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BSE fallout sends shock waves through Germany

Nature volume 409, page 275 (18 January 2001) | Download Citation



Love for wurst has given way to suspicion. Image: EPA

Consumer panic has disrupted German meat markets after the discovery of a small number of bovine spongiform encephalopathy (BSE) cases in German-born cattle. As the government attempts to get a grip on the crisis, the agriculture and health ministers have lost their jobs, and food-supply regulation and research are set for a major shake-up.

Andrea Fischer, the health minister and a member of the Green Party, resigned last week, following accusations that she mismanaged the recent crisis. She lost credibility after making confused statements over which types of sausages contain beef.

And Social Democrat Karl-Heinz Funke, the agriculture minister, resigned after criticism that his department had been slow to enforce a ban on the use of mechanically recovered meat in sausages.

The replacements for the two departed ministers will maintain the existing balance in Germany's governing coalition of Greens and Social Democrats. The new health minister is Ulla Schmidt, a Social Democrat, but part of her ministry's competence — consumer protection — will move to the agriculture ministry.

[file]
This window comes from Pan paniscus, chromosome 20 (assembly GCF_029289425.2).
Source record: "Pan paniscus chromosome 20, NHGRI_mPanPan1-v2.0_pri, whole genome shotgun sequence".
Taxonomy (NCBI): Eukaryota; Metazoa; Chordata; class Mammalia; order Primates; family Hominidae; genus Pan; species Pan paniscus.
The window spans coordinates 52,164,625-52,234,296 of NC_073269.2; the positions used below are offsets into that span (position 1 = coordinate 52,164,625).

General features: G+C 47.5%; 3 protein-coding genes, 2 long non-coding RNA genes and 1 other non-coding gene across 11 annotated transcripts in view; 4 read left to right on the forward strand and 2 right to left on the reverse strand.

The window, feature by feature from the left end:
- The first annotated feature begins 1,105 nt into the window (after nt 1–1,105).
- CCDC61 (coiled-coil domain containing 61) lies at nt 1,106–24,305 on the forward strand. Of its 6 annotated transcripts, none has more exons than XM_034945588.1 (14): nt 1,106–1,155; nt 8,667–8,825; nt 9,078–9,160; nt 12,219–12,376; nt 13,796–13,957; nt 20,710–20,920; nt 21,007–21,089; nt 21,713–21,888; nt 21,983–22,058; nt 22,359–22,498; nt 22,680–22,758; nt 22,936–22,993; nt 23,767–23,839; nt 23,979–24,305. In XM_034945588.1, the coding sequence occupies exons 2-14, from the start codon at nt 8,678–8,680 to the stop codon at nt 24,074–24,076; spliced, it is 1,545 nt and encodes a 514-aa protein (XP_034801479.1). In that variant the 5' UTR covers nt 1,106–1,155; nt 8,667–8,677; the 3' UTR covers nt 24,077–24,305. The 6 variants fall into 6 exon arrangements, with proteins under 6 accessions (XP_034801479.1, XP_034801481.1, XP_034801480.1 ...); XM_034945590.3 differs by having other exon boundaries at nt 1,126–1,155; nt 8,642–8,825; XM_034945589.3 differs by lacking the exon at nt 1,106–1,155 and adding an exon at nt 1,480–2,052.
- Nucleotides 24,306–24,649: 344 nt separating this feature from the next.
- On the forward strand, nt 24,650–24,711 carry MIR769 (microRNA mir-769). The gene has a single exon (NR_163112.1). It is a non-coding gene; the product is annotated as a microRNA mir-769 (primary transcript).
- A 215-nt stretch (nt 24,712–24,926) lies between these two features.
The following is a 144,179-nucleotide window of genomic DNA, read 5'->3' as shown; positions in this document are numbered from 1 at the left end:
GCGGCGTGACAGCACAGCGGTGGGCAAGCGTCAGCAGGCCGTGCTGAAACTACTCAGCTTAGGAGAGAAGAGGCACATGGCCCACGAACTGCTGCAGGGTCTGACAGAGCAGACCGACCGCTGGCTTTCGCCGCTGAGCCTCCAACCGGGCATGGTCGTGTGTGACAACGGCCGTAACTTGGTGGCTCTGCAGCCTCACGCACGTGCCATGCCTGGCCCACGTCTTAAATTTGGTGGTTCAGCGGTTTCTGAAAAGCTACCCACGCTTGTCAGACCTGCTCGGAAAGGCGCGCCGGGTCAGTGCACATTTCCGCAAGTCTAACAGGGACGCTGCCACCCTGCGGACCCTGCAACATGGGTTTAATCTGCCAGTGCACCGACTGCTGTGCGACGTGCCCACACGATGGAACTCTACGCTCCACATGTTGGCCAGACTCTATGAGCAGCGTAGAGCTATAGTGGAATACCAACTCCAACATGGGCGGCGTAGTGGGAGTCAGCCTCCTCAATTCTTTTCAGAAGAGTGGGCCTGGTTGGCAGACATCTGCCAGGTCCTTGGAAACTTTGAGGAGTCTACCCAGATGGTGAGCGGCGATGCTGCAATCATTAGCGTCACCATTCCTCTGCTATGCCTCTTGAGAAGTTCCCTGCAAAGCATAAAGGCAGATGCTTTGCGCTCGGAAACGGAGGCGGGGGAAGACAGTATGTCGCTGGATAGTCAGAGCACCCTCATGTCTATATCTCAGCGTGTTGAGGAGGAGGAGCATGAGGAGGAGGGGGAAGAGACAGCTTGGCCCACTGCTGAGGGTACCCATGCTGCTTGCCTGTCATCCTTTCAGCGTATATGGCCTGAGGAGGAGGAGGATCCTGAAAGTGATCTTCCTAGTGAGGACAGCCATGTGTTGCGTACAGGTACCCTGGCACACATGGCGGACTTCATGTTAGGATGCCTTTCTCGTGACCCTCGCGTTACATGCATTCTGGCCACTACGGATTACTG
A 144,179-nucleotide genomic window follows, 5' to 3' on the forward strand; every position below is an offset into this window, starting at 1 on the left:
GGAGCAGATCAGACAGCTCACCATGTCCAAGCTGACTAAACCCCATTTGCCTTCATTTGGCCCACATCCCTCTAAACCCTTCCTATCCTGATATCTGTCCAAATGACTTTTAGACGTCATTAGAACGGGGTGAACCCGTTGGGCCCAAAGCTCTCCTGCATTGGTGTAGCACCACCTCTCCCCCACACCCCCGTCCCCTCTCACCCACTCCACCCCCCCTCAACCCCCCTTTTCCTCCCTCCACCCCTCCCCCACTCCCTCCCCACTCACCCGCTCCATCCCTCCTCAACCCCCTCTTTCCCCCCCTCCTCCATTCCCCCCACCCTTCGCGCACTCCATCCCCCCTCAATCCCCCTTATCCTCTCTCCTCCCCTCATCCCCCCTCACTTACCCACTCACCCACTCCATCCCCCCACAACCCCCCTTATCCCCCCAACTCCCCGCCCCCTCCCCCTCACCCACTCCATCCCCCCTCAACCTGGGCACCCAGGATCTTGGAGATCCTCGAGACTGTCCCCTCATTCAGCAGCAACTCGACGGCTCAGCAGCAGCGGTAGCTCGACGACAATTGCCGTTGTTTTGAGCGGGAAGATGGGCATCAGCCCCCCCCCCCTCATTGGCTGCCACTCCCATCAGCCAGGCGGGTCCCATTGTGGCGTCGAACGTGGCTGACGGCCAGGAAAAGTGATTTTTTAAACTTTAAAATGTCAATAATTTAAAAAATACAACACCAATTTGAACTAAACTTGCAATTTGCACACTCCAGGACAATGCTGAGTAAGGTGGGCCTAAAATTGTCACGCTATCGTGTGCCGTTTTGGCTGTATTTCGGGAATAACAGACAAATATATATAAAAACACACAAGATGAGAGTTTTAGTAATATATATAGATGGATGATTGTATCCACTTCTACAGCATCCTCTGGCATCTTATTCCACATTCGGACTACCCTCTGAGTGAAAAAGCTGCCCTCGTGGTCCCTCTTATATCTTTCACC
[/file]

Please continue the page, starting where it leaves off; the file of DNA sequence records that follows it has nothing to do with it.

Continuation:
In an attempt to restore consumer confidence, the agriculture ministry is being renamed the Ministry for Consumer Protection, Food Safety and Agriculture. Its new boss is Green Renate Künast, who has already responded to the BSE outbreak by announcing plans to encourage movement away from intensive agriculture and towards organic farming. The percentage of agricultural land given over to organic agriculture should increase from 3% to 10% in the next five years, Künast says.

Inclusion of consumer protection in the agriculture ministry is an attempt to temper influence of the agricultural lobby over the ministry. It is likely that the Federal Institute for Health-Related Consumer Protection and Veterinary Medicine, one of the health ministry's three scientific offices, will also move to the new agriculture ministry, where it will probably be reorganized.

Like some of its companion offices, the institute has been criticized as inefficient. A report by the Wissenschaftsrat, Germany's science council, suggesting better coordination between ministerial offices, is expected to be approved this week.

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